Stimulus Debit Cards Have Arrived. Here's What to Know About the Fees:

May 28, 2020

The government has sent out nearly 150 million Economic Impact Payments (a.k.a. coronavirus stimulus payments) to Americans, most of them through direct deposits or paper checks.

But a small portion of those people — roughly 4 million — are getting their payment a different way: through a prepaid debit card that arrives in the mail. 

If you receive one, you can use it online or in person like any normal debit card, at any place that accepts Visa®. However, using the card might not be completely free. There are possible charges and fees to know about (more on that below).

Who gets an EIP Debit Card?

According to the U.S. Treasury, EIP Debit Cards will go to qualifying Americans who 1) don't have their Bank account information on hand with the IRS, and 2) have had their tax return processed at one of two service centers: in Andover, Mass. or Austin, Texas. We know this group includes a number of Iowans, because we've already had customers stop by Security National Bank branches with their new cards.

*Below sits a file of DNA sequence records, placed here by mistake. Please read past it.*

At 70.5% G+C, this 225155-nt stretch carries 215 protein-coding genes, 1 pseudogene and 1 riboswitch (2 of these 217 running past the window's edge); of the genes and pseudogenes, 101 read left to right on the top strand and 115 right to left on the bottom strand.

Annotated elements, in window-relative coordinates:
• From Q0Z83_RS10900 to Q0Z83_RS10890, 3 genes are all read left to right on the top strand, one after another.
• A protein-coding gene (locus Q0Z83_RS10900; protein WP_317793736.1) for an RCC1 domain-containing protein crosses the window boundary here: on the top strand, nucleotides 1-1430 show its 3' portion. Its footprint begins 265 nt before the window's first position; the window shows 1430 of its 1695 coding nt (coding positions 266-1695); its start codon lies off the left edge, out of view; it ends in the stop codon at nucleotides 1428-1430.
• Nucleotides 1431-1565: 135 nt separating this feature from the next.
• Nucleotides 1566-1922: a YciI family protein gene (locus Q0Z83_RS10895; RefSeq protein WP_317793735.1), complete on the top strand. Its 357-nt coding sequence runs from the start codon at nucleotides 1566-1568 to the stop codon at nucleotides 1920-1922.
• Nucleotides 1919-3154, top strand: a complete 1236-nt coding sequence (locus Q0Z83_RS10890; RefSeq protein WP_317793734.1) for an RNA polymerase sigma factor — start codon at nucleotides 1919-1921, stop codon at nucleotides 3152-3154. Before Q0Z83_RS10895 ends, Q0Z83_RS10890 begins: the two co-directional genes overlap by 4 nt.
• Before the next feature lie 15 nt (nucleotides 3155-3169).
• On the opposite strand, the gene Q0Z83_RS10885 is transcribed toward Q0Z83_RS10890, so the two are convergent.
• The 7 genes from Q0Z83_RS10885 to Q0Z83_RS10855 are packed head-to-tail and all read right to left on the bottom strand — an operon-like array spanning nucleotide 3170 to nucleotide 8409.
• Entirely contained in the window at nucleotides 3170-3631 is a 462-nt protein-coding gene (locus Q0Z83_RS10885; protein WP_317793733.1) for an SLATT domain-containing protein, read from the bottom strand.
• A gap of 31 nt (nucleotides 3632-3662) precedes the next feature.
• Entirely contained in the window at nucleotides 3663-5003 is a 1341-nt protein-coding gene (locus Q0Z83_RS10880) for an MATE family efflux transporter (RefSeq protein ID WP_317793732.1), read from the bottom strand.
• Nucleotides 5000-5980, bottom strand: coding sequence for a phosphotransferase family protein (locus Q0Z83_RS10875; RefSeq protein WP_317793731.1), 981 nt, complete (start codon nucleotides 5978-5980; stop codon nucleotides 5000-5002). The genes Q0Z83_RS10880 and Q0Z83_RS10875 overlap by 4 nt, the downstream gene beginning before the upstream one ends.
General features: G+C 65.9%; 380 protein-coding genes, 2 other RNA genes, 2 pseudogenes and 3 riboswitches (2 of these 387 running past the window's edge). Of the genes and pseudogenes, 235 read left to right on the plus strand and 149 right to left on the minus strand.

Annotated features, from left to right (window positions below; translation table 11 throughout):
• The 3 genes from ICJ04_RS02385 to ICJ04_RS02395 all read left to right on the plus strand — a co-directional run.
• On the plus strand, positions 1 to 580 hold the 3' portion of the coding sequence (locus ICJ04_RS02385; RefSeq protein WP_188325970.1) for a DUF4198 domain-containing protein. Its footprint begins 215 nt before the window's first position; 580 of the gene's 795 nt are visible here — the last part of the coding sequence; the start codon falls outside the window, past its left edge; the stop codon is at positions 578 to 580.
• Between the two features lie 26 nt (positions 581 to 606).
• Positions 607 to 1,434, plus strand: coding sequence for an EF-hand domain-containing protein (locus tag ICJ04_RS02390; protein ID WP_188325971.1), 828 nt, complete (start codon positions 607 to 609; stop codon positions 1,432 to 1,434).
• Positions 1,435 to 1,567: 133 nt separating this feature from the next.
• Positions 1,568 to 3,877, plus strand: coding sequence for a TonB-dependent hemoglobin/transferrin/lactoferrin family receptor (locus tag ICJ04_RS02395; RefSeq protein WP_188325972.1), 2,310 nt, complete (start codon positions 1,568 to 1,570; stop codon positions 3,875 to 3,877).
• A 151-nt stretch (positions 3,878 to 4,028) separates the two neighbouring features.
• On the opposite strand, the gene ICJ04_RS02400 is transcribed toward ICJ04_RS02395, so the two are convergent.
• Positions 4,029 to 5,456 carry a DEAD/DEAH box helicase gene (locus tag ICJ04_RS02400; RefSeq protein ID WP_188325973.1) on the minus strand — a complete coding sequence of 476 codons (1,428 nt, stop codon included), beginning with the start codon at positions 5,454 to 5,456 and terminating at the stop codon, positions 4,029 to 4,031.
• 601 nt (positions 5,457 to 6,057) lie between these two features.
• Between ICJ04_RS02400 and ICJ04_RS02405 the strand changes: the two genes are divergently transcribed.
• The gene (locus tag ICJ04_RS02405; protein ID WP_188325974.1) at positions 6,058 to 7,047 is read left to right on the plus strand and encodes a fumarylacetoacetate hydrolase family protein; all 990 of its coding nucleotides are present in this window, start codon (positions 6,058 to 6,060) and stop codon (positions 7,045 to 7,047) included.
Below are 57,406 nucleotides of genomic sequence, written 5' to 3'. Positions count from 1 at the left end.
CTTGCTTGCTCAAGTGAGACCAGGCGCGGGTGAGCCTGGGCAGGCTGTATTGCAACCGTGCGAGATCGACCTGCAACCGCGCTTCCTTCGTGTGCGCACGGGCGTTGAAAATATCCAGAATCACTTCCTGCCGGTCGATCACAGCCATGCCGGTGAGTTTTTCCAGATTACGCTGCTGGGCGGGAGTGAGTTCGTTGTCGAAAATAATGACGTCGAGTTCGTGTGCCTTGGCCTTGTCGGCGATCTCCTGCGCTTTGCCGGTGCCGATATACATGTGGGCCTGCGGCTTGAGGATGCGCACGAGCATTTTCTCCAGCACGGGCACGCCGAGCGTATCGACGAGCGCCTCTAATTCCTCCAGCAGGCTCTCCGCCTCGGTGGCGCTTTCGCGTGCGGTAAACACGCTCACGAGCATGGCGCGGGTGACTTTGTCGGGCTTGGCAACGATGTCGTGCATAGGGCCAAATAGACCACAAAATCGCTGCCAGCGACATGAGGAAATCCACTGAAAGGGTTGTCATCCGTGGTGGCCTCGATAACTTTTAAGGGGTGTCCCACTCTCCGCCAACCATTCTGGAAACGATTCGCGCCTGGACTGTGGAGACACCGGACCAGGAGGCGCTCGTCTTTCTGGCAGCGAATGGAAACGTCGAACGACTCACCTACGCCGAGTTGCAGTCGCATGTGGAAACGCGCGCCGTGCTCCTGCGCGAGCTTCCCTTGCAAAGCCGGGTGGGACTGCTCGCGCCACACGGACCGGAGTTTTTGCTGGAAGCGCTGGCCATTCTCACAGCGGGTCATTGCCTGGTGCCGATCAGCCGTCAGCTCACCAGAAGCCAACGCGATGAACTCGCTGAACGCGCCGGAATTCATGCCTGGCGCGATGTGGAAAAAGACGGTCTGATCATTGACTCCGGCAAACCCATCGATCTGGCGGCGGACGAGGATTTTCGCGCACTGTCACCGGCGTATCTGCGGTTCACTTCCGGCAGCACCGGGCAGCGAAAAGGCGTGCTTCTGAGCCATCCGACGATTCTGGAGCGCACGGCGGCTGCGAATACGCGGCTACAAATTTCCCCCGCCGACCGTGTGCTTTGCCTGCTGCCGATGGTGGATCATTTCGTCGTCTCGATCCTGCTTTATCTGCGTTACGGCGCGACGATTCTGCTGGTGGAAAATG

The IRS says that at this time, you cannot specifically ask for an EIP Debit Card. Instead, recipients are decided upon by the Bureau of the Fiscal Service. For more information, visit the official stimulus debit card website at EIPcard.com.

What will the card look like?

The card will arrive in a plain envelope labeled “Money Network Cardholder Services.” That's all the envelope will say, so be careful not to toss it out with the junk mail. Open the envelope and you'll find your card with the Visa® name on the front. Flip it over, and on the back of the card you'll see the name MetaBank® (this is the official financial agent of the U.S. Treasury). The card will also come with instructions on how to activate it and set your PIN number. 

The card's design will look like the picture below: 

Stimulus Debit Card
Source: U.S. Treasury

 

» Beware of scams